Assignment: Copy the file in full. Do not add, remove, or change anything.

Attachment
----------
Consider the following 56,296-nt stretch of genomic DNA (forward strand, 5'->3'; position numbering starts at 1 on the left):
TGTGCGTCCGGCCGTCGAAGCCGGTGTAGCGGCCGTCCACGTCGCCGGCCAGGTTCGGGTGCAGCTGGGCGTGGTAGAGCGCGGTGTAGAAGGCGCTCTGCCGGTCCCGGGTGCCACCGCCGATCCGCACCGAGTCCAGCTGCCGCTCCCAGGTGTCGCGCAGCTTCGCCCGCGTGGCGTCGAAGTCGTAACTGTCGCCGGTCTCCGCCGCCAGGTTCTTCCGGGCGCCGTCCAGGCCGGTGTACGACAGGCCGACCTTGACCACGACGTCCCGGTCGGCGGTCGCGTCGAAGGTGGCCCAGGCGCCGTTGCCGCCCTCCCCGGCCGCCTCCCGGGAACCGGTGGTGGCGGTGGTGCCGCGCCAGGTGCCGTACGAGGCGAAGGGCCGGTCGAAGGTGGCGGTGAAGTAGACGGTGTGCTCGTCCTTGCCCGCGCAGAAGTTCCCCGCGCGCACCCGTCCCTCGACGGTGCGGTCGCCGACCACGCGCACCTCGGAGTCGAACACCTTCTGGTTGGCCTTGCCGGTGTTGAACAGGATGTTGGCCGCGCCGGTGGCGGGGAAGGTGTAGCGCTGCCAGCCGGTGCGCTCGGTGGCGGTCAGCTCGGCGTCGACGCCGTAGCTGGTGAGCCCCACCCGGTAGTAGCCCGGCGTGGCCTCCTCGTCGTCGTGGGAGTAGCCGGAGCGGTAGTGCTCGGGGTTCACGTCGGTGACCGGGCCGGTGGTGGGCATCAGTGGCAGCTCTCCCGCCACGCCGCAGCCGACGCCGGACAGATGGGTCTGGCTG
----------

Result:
Consider the following 56,296-nt stretch of genomic DNA (forward strand, 5'->3'; position numbering starts at 1 on the left):
TGTGCGTCCGGCCGTCGAAGCCGGTGTAGCGGCCGTCCACGTCGCCGGCCAGGTTCGGGTGCAGCTGGGCGTGGTAGAGCGCGGTGTAGAAGGCGCTCTGCCGGTCCCGGGTGCCACCGCCGATCCGCACCGAGTCCAGCTGCCGCTCCCAGGTGTCGCGCAGCTTCGCCCGCGTGGCGTCGAAGTCGTAACTGTCGCCGGTCTCCGCCGCCAGGTTCTTCCGGGCGCCGTCCAGGCCGGTGTACGACAGGCCGACCTTGACCACGACGTCCCGGTCGGCGGTCGCGTCGAAGGTGGCCCAGGCGCCGTTGCCGCCCTCCCCGGCCGCCTCCCGGGAACCGGTGGTGGCGGTGGTGCCGCGCCAGGTGCCGTACGAGGCGAAGGGCCGGTCGAAGGTGGCGGTGAAGTAGACGGTGTGCTCGTCCTTGCCCGCGCAGAAGTTCCCCGCGCGCACCCGTCCCTCGACGGTGCGGTCGCCGACCACGCGCACCTCGGAGTCGAACACCTTCTGGTTGGCCTTGCCGGTGTTGAACAGGATGTTGGCCGCGCCGGTGGCGGGGAAGGTGTAGCGCTGCCAGCCGGTGCGCTCGGTGGCGGTCAGCTCGGCGTCGACGCCGTAGCTGGTGAGCCCCACCCGGTAGTAGCCCGGCGTGGCCTCCTCGTCGTCGTGGGAGTAGCCGGAGCGGTAGTGCTCGGGGTTCACGTCGGTGACCGGGCCGGTGGTGGGCATCAGTGGCAGCTCTCCCGCCACGCCGCAGCCGACGCCGGACAGATGGGTCTGGCTG